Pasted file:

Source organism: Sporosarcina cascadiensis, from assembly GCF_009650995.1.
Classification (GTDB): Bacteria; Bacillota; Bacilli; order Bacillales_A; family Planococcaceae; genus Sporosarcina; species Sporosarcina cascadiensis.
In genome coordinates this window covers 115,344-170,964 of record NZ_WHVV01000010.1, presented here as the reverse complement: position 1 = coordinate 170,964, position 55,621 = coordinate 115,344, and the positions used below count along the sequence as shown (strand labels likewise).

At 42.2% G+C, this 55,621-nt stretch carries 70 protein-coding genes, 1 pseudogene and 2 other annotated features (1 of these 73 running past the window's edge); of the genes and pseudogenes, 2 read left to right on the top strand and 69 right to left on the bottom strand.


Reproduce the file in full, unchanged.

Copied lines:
Source organism: Sporosarcina cascadiensis, from assembly GCF_009650995.1.
Classification (GTDB): Bacteria; Bacillota; Bacilli; order Bacillales_A; family Planococcaceae; genus Sporosarcina; species Sporosarcina cascadiensis.
In genome coordinates this window covers 115,344-170,964 of record NZ_WHVV01000010.1, presented here as the reverse complement: position 1 = coordinate 170,964, position 55,621 = coordinate 115,344, and the positions used below count along the sequence as shown (strand labels likewise).

At 42.2% G+C, this 55,621-nt stretch carries 70 protein-coding genes, 1 pseudogene and 2 other annotated features (1 of these 73 running past the window's edge); of the genes and pseudogenes, 2 read left to right on the top strand and 69 right to left on the bottom strand.